The history books will show that substitute Rodrigo Amaral scored a stunning free-kick to help Uruguay beat Italy 1-0 in their Group D opening match at the 2017 FIFA U-20 World Cup Korea. But this was a game overshadowed by the conflict caused by a controversial call from the newly installed video assistant referees (VAR).
Inspired by their captain Nicolas de la Cruz, Uruguay enjoyed the better of an entertaining first half, and were kept at bay by a five star performance from young Torino keeper Andrea Zaccagno.
Italy looked intermittently dangerous, in hitting a slick-passing Uruguay side, on the break, with Andrea Favilli the key to a disciplined game-plan.
But the match was turned on its head with two minutes left in the half.
As Italy threatened to carve an opening on a fast break, the play was called back following an alert from the video assistant referee tucked away in a darkened room location, in front of a bank of monitors within the stadium.
The claim was that Joaquin Ardaiz was fouled in the penalty area when attempting to take the ball into feet six yards out. It was an incident unremarked upon either by both players involved or by Eurosport’s watching commentators, with access to the same TV feed as the refs. Nonetheless referee Walter Lopez (after consultation) pointed to the spot. He did so to the understandable consternation of the Italians and following a significant delay – that may have contributed to what happened next.
Nicolas de la Cruz stepped up to take it and, just as had happened in the first match of the South American U-20 Championship, he failed to convert his spot-kick as Andrea Zaccagno made a comfortable save from a poor effort
Though justice was ultimately done, in terms of the result, there is no doubt that the game was spoiled as a spectacle for the next 20 minutes. It looked like the penalty incident was playing on the Uruguay players’ minds and the Italians enjoyed their best phase of the game as a result of this.
Substitute Rodrigo Amaral came to his captain’s and Uruguay’s rescue. In the 76th minute, Amaral hammered in an unstoppable free-kick from the right edge of the penalty area into the top corner. It proved to be the winning goal.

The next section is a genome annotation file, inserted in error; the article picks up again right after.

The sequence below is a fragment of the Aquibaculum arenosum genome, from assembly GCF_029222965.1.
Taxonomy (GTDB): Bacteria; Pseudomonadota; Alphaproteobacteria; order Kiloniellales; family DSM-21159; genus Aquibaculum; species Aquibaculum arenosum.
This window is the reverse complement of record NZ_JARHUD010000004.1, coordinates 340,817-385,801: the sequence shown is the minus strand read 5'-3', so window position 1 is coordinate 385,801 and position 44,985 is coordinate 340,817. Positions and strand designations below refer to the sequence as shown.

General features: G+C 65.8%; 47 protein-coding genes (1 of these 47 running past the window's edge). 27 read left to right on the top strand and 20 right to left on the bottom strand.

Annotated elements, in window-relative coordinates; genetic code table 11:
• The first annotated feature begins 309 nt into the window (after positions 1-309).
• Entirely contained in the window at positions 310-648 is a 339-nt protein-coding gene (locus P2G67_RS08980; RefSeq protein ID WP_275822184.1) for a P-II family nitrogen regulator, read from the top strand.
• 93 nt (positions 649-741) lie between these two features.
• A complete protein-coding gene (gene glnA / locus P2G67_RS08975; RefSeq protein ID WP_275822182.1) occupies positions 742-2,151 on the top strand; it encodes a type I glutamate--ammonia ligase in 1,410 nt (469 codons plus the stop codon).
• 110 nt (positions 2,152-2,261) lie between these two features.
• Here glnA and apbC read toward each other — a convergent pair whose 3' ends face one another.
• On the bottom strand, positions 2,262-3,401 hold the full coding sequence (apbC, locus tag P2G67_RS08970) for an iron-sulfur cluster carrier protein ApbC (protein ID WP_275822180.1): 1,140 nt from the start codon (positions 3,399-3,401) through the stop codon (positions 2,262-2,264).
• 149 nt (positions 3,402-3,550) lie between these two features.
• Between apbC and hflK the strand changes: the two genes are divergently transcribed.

So far the VAR experiment in the U-20 World Cup tournament in South Korea has been far from convincing.
Neither the award of a penalty to Uruguay v Italy nor the sending off for the Argentina player Lautaro Martinez, shown a red card for catching Fikayo Tomori with an elbow against England have diminished what is an uncomfortable truth – video evidence is not going to be either definitive or objective as a solution.
Indeed in situations, such as the ones highlighted so far in South Korea, video evidence may be no more useful than another competing opinion. And it may make the situation it is expected to clarify even more contentious – hinder rather than help.
Secondly, as the play raged up the other end Italy U-20s could very easily have scored an opening goal comfortably before the play was stopped to review the penalty ‘that no-one else saw’ for Uruguay. What then? Imagine the situation of Italy being penalised with a wrongly awarded penalty and also having an otherwise good goal chalked off?
In addition, the Eurosport commentators appeared to suggest that referee Walter Lopez effectively took the word of the video ref at face value and did not review the action in person. Surely that should be something the ref would be obliged to do, to make sure he takes ownership of any video-assisted decision? Without this consensus between the ref on the field and the VAR locked away in his room then there will always be concerns about who is in charge and who is calling the shots.
And of course, just as the men in black definitely become seduced by the glamour of the game will we see a situation whereby video assistants too, will want to justify their presence by ‘getting involved’ in terms of influencing events in an overly obtrusive way.
Here at How To Watch Football, we have written at length about the complex issues relating to video assistance.
And there is another significant point to add. You can find the two FIFA highlights packages linked directly in the body of the text of this story for the games involving Uruguay v Italy and Argentina v England (above). And in both cases, the key incidents (a very soft penalty and a very harsh red card) have been presented to the viewer in what is an extremely obscure manner – a manner very much at odds with the clear-cut coverage of both incidents by the original TV broadcaster Eurosport.
Both FIFA and Eurosport were operating from the same broadcast feed so you’d have you ask yourself why the FIFA coverage has been edited so specifically, so tightly? There is no doubt in my mind that this is little more than governing body propaganda based on the vain hope that no-one will have noticed the glaring problems so far, caused by video evidence intervention in these key group games at a flagship tournament.
My overriding view is that video assistance is not the straightforward issue it has been marketed as by FIFA.
At best there is work to do. At worst, it could be a disaster that reveals some extremely unwanted and inadvertent consequences. But by attempting to cover up negative evidence within The FIFA U20 World Cup trial through slight of hand, is not a good precedent to set when the integrity of the game is at stake. This episode has been managed extremely badly and there is no doubt that this is a story with the legs to run and run.